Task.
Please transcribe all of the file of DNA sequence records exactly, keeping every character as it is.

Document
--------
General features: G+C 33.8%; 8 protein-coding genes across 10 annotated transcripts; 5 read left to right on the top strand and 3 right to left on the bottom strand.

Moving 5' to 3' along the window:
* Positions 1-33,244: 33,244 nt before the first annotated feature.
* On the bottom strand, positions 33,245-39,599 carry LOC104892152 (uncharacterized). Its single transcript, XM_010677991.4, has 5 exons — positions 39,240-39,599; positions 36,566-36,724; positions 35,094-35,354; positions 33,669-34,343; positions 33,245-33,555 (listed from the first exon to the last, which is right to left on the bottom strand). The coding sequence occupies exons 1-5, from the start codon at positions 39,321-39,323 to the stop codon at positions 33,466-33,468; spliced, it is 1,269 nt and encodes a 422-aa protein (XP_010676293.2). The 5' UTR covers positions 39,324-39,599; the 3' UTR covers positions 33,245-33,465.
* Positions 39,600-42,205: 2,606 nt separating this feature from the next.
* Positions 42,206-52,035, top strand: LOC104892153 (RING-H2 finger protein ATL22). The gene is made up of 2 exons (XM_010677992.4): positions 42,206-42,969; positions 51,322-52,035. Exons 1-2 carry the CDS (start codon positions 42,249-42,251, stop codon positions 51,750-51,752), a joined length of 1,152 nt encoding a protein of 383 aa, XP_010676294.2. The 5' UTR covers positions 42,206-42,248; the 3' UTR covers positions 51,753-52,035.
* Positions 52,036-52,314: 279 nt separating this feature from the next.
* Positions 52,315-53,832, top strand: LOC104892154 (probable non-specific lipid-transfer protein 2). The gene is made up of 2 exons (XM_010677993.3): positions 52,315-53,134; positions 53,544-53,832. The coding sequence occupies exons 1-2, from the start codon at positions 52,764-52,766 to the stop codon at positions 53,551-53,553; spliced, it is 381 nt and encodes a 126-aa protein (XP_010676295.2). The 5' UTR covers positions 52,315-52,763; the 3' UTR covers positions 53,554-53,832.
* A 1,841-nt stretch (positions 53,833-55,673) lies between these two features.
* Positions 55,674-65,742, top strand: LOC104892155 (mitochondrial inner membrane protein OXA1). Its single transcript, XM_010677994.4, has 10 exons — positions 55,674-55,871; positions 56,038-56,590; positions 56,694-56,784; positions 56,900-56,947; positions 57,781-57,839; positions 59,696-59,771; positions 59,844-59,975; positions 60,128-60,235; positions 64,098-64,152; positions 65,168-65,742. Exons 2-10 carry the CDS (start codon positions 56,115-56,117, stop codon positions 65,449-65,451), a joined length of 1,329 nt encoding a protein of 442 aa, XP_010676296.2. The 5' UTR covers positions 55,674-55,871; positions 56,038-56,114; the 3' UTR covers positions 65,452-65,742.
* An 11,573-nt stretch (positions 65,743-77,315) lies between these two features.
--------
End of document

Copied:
General features: G+C 33.8%; 8 protein-coding genes across 10 annotated transcripts; 5 read left to right on the top strand and 3 right to left on the bottom strand.

Moving 5' to 3' along the window:
* Positions 1-33,244: 33,244 nt before the first annotated feature.
* On the bottom strand, positions 33,245-39,599 carry LOC104892152 (uncharacterized). Its single transcript, XM_010677991.4, has 5 exons — positions 39,240-39,599; positions 36,566-36,724; positions 35,094-35,354; positions 33,669-34,343; positions 33,245-33,555 (listed from the first exon to the last, which is right to left on the bottom strand). The coding sequence occupies exons 1-5, from the start codon at positions 39,321-39,323 to the stop codon at positions 33,466-33,468; spliced, it is 1,269 nt and encodes a 422-aa protein (XP_010676293.2). The 5' UTR covers positions 39,324-39,599; the 3' UTR covers positions 33,245-33,465.
* Positions 39,600-42,205: 2,606 nt separating this feature from the next.
* Positions 42,206-52,035, top strand: LOC104892153 (RING-H2 finger protein ATL22). The gene is made up of 2 exons (XM_010677992.4): positions 42,206-42,969; positions 51,322-52,035. Exons 1-2 carry the CDS (start codon positions 42,249-42,251, stop codon positions 51,750-51,752), a joined length of 1,152 nt encoding a protein of 383 aa, XP_010676294.2. The 5' UTR covers positions 42,206-42,248; the 3' UTR covers positions 51,753-52,035.
* Positions 52,036-52,314: 279 nt separating this feature from the next.
* Positions 52,315-53,832, top strand: LOC104892154 (probable non-specific lipid-transfer protein 2). The gene is made up of 2 exons (XM_010677993.3): positions 52,315-53,134; positions 53,544-53,832. The coding sequence occupies exons 1-2, from the start codon at positions 52,764-52,766 to the stop codon at positions 53,551-53,553; spliced, it is 381 nt and encodes a 126-aa protein (XP_010676295.2). The 5' UTR covers positions 52,315-52,763; the 3' UTR covers positions 53,554-53,832.
* A 1,841-nt stretch (positions 53,833-55,673) lies between these two features.
* Positions 55,674-65,742, top strand: LOC104892155 (mitochondrial inner membrane protein OXA1). Its single transcript, XM_010677994.4, has 10 exons — positions 55,674-55,871; positions 56,038-56,590; positions 56,694-56,784; positions 56,900-56,947; positions 57,781-57,839; positions 59,696-59,771; positions 59,844-59,975; positions 60,128-60,235; positions 64,098-64,152; positions 65,168-65,742. Exons 2-10 carry the CDS (start codon positions 56,115-56,117, stop codon positions 65,449-65,451), a joined length of 1,329 nt encoding a protein of 442 aa, XP_010676296.2. The 5' UTR covers positions 55,674-55,871; positions 56,038-56,114; the 3' UTR covers positions 65,452-65,742.
* An 11,573-nt stretch (positions 65,743-77,315) lies between these two features.